Healthcare providers are accustomed to hearing patient case studies in their continuing medical education/continuing education (CME/CE) programs but they rarely hear from actual patients. That is changing as accreditation organizations are recognizing the impact patient experience has on educational outcomes.
Patients’ voices can help healthcare providers (HCPs) understand the real experience of the patient, not just the disease. Sharing insights from patients about their struggles through diagnosis, treatment navigation, communication and more drives home the real experiences of the people they treat each day. In an era when providers have less and less face time with individual patients, these insights are even more crucial.
The “patient voice” is the presence of patients’ lived experiences, values and preferences as an integral part of medical education, often in the form of video testimonials. It can be incorporated into programs in any number of ways. These may be live or pre-recorded videos of a patient or their family member embedded into a panel discussion. Another established and effective approach has been to include a patient or caregiver on a panel with clinical faculty, where they can bring the unique perspective of their care journey to the discussion.
Improving Knowledge Retention
Typically, CME/CE programs have been heavy on presentation of clinical data, which is extremely valuable, but augmenting that information with the patient voice can humanize the data. Or, as Graham McMahon noted in his April 2016 NEJM editorial, “Including patients as CME speakers can engage physicians’ hearts as well as their minds and reinforce the reasons why our work matters.” Patient experiences bring data to life in a way that is meaningful and can have more staying power.
Research shows that learners tend to retain more information when it is constructed as a story than if it is presented as a series of facts. Our own internal outcomes data proves this. Outcomes from PlatformQ Health CME/CE courses reveal that those including the patient voice retain learners for 40% longer in each session compared to those without it.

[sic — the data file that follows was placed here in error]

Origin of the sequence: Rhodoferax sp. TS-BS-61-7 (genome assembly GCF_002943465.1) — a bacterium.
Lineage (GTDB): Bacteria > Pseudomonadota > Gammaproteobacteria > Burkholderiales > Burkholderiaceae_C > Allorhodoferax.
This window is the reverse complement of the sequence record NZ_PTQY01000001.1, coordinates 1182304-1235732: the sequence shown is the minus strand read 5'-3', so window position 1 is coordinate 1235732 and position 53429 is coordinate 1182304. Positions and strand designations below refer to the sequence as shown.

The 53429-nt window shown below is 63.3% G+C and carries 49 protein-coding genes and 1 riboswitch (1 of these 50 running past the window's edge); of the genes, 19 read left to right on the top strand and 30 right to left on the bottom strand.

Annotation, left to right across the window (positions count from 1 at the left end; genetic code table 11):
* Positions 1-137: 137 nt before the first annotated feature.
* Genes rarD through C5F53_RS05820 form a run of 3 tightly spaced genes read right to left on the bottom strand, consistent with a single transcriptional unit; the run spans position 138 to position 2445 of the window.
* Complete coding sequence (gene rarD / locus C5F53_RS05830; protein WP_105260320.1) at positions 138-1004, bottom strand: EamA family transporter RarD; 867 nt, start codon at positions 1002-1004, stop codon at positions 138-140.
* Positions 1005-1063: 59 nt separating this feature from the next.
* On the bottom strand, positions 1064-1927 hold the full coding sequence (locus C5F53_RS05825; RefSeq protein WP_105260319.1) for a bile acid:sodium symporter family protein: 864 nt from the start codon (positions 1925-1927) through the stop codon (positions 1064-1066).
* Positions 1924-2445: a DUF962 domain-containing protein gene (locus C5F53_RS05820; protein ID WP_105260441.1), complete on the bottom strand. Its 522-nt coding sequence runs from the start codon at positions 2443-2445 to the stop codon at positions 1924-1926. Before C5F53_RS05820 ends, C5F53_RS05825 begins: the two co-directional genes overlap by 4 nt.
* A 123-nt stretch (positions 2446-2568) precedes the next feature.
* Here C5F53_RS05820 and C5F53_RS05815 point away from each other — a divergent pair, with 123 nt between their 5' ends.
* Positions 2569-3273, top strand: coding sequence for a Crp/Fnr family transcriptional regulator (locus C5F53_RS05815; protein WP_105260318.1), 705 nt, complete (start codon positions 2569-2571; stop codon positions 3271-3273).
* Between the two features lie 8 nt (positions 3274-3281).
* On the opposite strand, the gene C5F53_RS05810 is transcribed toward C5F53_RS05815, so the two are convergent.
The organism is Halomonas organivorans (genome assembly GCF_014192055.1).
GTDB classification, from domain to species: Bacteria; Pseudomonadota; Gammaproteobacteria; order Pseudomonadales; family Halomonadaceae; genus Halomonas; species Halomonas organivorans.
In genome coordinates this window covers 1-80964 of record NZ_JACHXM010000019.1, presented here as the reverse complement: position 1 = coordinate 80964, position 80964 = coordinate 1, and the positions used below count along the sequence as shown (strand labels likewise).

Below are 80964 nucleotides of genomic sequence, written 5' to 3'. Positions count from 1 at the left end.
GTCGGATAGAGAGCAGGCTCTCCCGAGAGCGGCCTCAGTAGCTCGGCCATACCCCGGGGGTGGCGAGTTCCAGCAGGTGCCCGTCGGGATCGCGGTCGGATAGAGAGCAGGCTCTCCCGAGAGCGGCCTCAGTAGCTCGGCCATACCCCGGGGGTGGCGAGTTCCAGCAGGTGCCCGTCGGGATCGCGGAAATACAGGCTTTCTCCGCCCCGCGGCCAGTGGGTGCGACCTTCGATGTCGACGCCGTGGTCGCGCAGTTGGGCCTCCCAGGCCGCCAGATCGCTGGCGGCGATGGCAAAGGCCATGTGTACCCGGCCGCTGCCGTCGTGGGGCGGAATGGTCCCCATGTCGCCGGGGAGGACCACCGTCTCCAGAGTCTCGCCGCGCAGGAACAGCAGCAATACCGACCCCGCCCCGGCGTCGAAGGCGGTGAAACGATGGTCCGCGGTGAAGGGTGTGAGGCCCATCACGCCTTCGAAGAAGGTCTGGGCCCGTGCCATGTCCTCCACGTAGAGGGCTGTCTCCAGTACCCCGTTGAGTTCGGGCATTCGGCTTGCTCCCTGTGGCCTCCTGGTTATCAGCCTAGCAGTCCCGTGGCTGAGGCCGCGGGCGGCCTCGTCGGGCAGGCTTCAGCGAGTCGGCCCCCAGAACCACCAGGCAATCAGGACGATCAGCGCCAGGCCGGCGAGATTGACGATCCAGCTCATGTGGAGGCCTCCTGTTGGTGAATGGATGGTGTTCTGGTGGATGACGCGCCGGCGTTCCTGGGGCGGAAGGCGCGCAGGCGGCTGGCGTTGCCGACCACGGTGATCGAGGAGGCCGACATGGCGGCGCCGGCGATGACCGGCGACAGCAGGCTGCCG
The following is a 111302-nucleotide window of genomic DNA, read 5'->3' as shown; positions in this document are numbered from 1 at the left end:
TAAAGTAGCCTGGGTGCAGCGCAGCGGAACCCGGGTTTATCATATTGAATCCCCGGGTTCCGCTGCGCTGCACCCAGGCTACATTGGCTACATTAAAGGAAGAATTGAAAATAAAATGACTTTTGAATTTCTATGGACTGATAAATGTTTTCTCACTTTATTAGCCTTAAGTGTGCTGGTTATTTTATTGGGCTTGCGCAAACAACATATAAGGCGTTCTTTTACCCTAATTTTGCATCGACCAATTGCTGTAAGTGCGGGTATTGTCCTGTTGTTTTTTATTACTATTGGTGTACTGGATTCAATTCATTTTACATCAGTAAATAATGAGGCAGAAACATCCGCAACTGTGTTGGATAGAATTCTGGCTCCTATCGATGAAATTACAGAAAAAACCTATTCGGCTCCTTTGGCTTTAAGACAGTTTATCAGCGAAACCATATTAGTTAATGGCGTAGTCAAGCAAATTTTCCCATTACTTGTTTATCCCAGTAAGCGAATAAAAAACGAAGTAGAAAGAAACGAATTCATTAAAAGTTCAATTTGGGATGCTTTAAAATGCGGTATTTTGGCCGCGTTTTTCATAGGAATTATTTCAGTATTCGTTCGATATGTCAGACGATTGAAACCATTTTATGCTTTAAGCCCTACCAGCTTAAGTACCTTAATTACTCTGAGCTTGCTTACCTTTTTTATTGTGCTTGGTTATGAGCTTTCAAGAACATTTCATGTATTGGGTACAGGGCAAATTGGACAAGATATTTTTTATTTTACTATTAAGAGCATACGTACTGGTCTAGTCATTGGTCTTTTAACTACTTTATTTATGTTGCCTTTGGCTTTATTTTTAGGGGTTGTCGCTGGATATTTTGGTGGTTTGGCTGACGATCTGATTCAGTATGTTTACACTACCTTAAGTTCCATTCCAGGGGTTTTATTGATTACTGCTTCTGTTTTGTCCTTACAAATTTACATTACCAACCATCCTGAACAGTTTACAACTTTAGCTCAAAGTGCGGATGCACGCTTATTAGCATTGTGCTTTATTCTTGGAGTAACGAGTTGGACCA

Write-in comments from providers post-session have demonstrated the impact real-world patient stories can have. One provider noted, “My thanks to those people who were gracious enough to allow us to see what Rett Syndrome really looks like,” while another shared, “Having the caregiver’s contribution added a human component.”
Patient stories have more staying power than only clinical data because they are relatable. Hearing from patients can make the content more memorable.
Breaking Down Barriers
Sharing patient voice in provider education is an effective way to overcome patient/provider gaps and to help providers retain what they’ve learned. One reason patient voice is so powerful is because it affords HCPs insight into the considerations that patients and their families have during their journey. These insights may open the door to consideration of treatment approaches that can be successfully adhered to based on a better understanding of the patient’s lifestyle. For example, an HCP might have two patients with similar clinical experiences but vastly different perspectives and goals, as well as different family and financial situations that may play into their treatment decision making.
Augmenting digital education with patient voices also broadens HCPs’ understanding of what patients and their families frequently deal with beyond treatment. By producing digital education sessions that feature both provider and patient speakers, PlatformQ Health has been successful in sensitizing HCPs to the patient/caregiver journey — fostering practice changes that improve quality of care.
Fostering Shared Decision-making
There is much discussion in healthcare about the concept of shared decision-making. That starts with understanding the journey that patients go through. When HCPs leave a CME program after hearing these firsthand stories, they're more confident in communicating with patients and initiating discussions important to patients/caregivers.